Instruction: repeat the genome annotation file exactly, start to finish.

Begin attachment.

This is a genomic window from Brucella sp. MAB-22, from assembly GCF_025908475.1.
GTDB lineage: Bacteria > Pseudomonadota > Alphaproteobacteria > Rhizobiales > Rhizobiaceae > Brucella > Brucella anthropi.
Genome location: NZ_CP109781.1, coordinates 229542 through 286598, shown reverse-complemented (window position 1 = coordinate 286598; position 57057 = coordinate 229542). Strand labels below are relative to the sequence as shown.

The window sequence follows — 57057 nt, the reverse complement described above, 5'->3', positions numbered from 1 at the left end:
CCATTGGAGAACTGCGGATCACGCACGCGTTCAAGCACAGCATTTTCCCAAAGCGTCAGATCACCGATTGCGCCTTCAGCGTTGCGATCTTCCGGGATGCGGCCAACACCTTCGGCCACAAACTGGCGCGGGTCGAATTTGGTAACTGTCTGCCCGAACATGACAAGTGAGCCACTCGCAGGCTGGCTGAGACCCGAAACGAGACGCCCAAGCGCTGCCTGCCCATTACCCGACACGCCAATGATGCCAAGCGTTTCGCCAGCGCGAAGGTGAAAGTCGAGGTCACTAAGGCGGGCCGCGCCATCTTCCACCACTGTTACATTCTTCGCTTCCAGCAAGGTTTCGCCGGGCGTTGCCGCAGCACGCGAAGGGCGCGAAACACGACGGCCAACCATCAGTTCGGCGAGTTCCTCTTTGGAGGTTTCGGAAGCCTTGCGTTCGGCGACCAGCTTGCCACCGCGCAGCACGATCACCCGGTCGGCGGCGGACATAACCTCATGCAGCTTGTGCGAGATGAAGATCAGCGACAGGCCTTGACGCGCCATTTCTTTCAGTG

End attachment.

This is a genomic window from Brucella sp. MAB-22, from assembly GCF_025908475.1.
GTDB lineage: Bacteria > Pseudomonadota > Alphaproteobacteria > Rhizobiales > Rhizobiaceae > Brucella > Brucella anthropi.
Genome location: NZ_CP109781.1, coordinates 229542 through 286598, shown reverse-complemented (window position 1 = coordinate 286598; position 57057 = coordinate 229542). Strand labels below are relative to the sequence as shown.

The window sequence follows — 57057 nt, the reverse complement described above, 5'->3', positions numbered from 1 at the left end:
CCATTGGAGAACTGCGGATCACGCACGCGTTCAAGCACAGCATTTTCCCAAAGCGTCAGATCACCGATTGCGCCTTCAGCGTTGCGATCTTCCGGGATGCGGCCAACACCTTCGGCCACAAACTGGCGCGGGTCGAATTTGGTAACTGTCTGCCCGAACATGACAAGTGAGCCACTCGCAGGCTGGCTGAGACCCGAAACGAGACGCCCAAGCGCTGCCTGCCCATTACCCGACACGCCAATGATGCCAAGCGTTTCGCCAGCGCGAAGGTGAAAGTCGAGGTCACTAAGGCGGGCCGCGCCATCTTCCACCACTGTTACATTCTTCGCTTCCAGCAAGGTTTCGCCGGGCGTTGCCGCAGCACGCGAAGGGCGCGAAACACGACGGCCAACCATCAGTTCGGCGAGTTCCTCTTTGGAGGTTTCGGAAGCCTTGCGTTCGGCGACCAGCTTGCCACCGCGCAGCACGATCACCCGGTCGGCGGCGGACATAACCTCATGCAGCTTGTGCGAGATGAAGATCAGCGACAGGCCTTGACGCGCCATTTCTTTCAGTG